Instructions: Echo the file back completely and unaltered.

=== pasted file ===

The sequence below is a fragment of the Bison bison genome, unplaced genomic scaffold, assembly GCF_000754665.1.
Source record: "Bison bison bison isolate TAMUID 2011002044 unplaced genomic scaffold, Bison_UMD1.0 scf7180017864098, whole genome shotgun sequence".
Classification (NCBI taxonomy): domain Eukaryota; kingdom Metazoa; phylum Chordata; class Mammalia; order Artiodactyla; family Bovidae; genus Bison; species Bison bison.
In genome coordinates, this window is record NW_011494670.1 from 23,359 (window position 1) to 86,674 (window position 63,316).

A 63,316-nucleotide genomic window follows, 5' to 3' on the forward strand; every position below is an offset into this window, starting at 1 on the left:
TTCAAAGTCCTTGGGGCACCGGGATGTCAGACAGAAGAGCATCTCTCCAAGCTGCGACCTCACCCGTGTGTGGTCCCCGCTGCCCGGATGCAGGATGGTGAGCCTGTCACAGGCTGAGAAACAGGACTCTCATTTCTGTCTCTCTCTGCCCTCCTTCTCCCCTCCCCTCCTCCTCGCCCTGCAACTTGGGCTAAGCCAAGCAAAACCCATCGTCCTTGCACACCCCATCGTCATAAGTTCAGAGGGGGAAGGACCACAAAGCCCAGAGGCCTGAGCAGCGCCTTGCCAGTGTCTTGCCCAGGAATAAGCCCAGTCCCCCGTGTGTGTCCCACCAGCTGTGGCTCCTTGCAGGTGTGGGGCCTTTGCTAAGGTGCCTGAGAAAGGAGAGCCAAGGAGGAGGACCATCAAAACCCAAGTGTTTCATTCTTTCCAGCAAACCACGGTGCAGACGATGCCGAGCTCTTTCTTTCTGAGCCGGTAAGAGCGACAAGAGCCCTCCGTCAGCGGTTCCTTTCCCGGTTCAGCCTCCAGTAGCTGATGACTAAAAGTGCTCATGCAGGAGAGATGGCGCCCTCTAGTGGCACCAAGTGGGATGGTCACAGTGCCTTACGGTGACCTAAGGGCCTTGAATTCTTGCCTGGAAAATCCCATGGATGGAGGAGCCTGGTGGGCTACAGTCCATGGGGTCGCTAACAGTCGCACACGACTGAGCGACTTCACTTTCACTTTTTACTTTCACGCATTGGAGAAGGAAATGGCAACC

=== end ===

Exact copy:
The sequence below is a fragment of the Bison bison genome, unplaced genomic scaffold, assembly GCF_000754665.1.
Source record: "Bison bison bison isolate TAMUID 2011002044 unplaced genomic scaffold, Bison_UMD1.0 scf7180017864098, whole genome shotgun sequence".
Classification (NCBI taxonomy): domain Eukaryota; kingdom Metazoa; phylum Chordata; class Mammalia; order Artiodactyla; family Bovidae; genus Bison; species Bison bison.
In genome coordinates, this window is record NW_011494670.1 from 23,359 (window position 1) to 86,674 (window position 63,316).

A 63,316-nucleotide genomic window follows, 5' to 3' on the forward strand; every position below is an offset into this window, starting at 1 on the left:
TTCAAAGTCCTTGGGGCACCGGGATGTCAGACAGAAGAGCATCTCTCCAAGCTGCGACCTCACCCGTGTGTGGTCCCCGCTGCCCGGATGCAGGATGGTGAGCCTGTCACAGGCTGAGAAACAGGACTCTCATTTCTGTCTCTCTCTGCCCTCCTTCTCCCCTCCCCTCCTCCTCGCCCTGCAACTTGGGCTAAGCCAAGCAAAACCCATCGTCCTTGCACACCCCATCGTCATAAGTTCAGAGGGGGAAGGACCACAAAGCCCAGAGGCCTGAGCAGCGCCTTGCCAGTGTCTTGCCCAGGAATAAGCCCAGTCCCCCGTGTGTGTCCCACCAGCTGTGGCTCCTTGCAGGTGTGGGGCCTTTGCTAAGGTGCCTGAGAAAGGAGAGCCAAGGAGGAGGACCATCAAAACCCAAGTGTTTCATTCTTTCCAGCAAACCACGGTGCAGACGATGCCGAGCTCTTTCTTTCTGAGCCGGTAAGAGCGACAAGAGCCCTCCGTCAGCGGTTCCTTTCCCGGTTCAGCCTCCAGTAGCTGATGACTAAAAGTGCTCATGCAGGAGAGATGGCGCCCTCTAGTGGCACCAAGTGGGATGGTCACAGTGCCTTACGGTGACCTAAGGGCCTTGAATTCTTGCCTGGAAAATCCCATGGATGGAGGAGCCTGGTGGGCTACAGTCCATGGGGTCGCTAACAGTCGCACACGACTGAGCGACTTCACTTTCACTTTTTACTTTCACGCATTGGAGAAGGAAATGGCAACC